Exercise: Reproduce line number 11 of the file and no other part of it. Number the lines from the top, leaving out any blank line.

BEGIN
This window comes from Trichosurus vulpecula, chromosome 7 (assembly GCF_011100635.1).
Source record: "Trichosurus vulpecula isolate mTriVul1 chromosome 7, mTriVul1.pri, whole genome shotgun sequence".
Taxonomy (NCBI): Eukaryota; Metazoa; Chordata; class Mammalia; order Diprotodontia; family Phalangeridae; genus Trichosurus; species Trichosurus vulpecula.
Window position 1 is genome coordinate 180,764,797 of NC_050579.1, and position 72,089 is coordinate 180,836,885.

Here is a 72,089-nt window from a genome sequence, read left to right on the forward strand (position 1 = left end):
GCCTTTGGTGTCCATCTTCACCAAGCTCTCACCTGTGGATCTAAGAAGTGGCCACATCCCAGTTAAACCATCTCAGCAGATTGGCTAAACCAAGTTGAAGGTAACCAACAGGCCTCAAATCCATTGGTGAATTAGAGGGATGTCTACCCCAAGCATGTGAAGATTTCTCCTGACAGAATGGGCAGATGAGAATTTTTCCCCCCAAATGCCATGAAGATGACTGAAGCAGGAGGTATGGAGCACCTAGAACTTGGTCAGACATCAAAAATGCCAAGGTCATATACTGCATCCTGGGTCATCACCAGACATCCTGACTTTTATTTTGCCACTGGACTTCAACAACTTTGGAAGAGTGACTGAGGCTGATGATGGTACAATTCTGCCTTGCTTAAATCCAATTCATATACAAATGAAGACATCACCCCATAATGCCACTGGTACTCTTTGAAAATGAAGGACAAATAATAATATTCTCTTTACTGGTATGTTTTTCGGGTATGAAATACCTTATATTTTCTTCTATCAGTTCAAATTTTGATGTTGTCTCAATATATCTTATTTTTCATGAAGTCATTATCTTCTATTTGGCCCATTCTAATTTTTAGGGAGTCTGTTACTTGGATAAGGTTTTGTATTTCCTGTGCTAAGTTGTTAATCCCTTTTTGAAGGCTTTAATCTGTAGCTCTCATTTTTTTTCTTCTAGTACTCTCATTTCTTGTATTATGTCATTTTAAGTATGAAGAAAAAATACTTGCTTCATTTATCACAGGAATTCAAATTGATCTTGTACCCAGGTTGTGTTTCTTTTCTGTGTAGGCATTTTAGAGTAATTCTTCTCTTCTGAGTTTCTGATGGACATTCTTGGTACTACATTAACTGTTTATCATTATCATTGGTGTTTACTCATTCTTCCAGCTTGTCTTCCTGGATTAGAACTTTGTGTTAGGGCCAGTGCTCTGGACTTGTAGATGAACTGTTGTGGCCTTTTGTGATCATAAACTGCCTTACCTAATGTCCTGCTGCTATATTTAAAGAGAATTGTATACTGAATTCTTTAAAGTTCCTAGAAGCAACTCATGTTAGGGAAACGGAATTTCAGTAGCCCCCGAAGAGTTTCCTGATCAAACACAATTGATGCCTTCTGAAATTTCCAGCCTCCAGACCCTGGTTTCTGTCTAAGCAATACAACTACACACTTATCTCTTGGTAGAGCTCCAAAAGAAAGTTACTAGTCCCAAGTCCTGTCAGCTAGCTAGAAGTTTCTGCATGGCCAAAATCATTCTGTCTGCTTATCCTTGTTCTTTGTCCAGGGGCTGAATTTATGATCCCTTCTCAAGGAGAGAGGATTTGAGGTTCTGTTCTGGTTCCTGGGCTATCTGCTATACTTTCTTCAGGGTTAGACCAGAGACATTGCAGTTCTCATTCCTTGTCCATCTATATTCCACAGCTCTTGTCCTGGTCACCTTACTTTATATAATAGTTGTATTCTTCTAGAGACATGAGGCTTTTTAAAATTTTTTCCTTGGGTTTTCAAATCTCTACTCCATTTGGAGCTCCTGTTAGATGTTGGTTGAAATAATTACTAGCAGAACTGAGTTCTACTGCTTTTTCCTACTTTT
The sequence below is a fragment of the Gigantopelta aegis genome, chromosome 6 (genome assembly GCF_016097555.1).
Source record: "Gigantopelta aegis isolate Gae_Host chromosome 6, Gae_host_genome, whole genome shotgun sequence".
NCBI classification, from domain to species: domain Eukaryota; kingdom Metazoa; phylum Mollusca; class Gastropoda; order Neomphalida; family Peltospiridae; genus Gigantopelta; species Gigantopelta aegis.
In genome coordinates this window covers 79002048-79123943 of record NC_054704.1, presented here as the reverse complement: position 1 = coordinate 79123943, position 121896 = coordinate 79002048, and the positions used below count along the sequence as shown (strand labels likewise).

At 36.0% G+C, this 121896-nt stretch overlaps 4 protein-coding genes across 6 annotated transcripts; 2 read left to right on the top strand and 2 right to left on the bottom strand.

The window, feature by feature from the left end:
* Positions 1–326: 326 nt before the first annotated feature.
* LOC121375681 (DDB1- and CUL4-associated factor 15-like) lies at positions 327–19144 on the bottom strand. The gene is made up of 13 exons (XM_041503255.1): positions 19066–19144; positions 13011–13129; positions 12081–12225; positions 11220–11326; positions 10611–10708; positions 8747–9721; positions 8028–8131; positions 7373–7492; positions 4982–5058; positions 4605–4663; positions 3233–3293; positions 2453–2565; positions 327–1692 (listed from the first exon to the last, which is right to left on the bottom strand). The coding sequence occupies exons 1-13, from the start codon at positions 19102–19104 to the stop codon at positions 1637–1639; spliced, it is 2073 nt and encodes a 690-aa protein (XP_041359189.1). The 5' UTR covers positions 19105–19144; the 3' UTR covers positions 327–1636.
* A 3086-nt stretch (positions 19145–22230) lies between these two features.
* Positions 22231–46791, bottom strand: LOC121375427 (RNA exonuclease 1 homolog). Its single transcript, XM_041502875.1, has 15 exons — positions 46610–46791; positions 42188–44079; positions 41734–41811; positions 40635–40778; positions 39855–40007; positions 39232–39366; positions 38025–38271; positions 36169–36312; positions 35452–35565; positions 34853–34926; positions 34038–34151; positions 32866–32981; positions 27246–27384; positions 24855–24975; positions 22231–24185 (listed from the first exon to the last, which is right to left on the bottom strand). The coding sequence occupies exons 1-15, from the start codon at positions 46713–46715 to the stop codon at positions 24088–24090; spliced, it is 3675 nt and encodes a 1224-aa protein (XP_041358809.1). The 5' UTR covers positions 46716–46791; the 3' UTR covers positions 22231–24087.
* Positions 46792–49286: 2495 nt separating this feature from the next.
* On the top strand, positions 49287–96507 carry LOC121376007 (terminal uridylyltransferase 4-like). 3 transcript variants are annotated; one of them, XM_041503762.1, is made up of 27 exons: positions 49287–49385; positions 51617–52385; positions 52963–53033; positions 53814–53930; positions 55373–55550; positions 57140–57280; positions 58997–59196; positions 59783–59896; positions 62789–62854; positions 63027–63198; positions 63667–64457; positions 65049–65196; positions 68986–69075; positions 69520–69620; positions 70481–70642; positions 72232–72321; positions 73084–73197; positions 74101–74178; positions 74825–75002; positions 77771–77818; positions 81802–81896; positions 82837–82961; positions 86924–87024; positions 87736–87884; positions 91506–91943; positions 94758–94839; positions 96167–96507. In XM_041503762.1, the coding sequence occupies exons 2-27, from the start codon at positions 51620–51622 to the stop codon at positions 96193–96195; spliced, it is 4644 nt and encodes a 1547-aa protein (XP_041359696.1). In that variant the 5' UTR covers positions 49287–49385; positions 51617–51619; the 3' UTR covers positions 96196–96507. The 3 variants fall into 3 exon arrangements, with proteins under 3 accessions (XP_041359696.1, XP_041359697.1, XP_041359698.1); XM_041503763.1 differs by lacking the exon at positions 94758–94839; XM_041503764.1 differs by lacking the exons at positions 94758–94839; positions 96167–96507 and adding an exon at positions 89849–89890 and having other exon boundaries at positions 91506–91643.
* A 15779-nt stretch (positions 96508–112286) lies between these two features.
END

At 36.0% G+C, this 121896-nt stretch overlaps 4 protein-coding genes across 6 annotated transcripts; 2 read left to right on the top strand and 2 right to left on the bottom strand.